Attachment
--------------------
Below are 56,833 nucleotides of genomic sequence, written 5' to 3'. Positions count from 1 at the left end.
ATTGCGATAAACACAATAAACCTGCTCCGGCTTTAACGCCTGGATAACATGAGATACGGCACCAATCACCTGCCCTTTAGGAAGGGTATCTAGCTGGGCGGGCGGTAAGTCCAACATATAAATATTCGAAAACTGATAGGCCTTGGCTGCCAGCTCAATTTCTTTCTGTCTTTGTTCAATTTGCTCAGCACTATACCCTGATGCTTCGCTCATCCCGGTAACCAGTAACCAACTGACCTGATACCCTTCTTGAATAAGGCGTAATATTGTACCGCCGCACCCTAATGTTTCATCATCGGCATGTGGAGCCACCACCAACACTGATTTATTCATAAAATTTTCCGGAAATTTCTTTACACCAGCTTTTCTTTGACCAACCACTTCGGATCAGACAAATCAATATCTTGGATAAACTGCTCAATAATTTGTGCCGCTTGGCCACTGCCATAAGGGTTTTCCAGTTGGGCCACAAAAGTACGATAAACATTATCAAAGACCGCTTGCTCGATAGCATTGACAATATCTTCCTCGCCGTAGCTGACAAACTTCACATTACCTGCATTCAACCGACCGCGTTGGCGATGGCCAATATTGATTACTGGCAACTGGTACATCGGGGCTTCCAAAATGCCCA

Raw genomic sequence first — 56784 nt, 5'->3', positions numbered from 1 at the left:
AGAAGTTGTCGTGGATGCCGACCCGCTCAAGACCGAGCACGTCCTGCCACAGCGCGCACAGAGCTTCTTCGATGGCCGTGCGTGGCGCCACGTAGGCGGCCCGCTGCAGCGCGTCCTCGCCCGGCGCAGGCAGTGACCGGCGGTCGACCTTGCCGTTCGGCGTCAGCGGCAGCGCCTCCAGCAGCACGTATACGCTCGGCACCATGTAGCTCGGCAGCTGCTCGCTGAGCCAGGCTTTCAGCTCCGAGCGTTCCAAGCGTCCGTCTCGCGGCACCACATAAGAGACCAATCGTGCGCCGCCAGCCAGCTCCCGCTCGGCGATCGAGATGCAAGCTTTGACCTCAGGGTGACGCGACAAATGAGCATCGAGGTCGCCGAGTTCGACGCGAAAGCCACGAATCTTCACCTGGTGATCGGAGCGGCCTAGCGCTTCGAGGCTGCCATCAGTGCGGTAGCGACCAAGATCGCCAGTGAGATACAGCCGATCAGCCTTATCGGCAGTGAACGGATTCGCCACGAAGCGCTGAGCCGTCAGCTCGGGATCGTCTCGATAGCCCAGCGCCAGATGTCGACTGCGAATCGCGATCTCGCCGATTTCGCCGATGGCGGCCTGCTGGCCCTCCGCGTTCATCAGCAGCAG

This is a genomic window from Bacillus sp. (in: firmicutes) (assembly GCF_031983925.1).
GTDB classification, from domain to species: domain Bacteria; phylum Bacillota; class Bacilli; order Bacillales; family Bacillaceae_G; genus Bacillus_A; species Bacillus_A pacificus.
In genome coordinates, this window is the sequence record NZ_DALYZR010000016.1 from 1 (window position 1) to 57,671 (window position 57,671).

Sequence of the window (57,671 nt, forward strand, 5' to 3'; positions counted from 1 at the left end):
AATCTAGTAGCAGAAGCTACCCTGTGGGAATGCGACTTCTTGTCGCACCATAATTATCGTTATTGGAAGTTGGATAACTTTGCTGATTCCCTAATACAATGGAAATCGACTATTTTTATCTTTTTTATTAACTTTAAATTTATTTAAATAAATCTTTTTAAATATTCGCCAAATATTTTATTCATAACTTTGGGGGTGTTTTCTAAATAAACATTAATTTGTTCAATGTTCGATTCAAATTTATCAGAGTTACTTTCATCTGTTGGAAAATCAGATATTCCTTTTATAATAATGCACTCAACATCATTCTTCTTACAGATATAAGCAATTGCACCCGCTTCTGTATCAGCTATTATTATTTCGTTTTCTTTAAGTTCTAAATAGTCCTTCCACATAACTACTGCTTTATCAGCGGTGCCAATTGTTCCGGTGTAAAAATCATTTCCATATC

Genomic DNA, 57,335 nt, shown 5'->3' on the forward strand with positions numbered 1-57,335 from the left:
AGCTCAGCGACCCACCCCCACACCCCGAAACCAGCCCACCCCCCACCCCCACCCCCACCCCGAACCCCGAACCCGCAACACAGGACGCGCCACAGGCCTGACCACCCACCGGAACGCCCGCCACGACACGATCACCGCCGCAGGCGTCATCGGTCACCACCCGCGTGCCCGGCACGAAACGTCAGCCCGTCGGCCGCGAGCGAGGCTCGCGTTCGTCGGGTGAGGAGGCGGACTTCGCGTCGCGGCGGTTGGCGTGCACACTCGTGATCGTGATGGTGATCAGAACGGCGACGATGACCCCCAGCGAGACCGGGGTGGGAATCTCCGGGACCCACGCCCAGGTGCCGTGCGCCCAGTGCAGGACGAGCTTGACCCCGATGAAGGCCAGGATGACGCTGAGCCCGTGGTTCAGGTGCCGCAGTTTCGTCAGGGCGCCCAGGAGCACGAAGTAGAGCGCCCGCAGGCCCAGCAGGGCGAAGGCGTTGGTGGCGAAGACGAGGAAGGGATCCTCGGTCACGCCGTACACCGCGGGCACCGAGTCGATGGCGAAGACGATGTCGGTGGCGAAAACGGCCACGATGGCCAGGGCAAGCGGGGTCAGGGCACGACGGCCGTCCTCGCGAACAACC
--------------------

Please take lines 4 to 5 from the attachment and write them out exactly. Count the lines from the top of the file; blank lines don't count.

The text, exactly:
AGAAGTTGTCGTGGATGCCGACCCGCTCAAGACCGAGCACGTCCTGCCACAGCGCGCACAGAGCTTCTTCGATGGCCGTGCGTGGCGCCACGTAGGCGGCCCGCTGCAGCGCGTCCTCGCCCGGCGCAGGCAGTGACCGGCGGTCGACCTTGCCGTTCGGCGTCAGCGGCAGCGCCTCCAGCAGCACGTATACGCTCGGCACCATGTAGCTCGGCAGCTGCTCGCTGAGCCAGGCTTTCAGCTCCGAGCGTTCCAAGCGTCCGTCTCGCGGCACCACATAAGAGACCAATCGTGCGCCGCCAGCCAGCTCCCGCTCGGCGATCGAGATGCAAGCTTTGACCTCAGGGTGACGCGACAAATGAGCATCGAGGTCGCCGAGTTCGACGCGAAAGCCACGAATCTTCACCTGGTGATCGGAGCGGCCTAGCGCTTCGAGGCTGCCATCAGTGCGGTAGCGACCAAGATCGCCAGTGAGATACAGCCGATCAGCCTTATCGGCAGTGAACGGATTCGCCACGAAGCGCTGAGCCGTCAGCTCGGGATCGTCTCGATAGCCCAGCGCCAGATGTCGACTGCGAATCGCGATCTCGCCGATTTCGCCGATGGCGGCCTGCTGGCCCTCCGCGTTCATCAGCAGCAG

This is a genomic window from Bacillus sp. (in: firmicutes) (assembly GCF_031983925.1).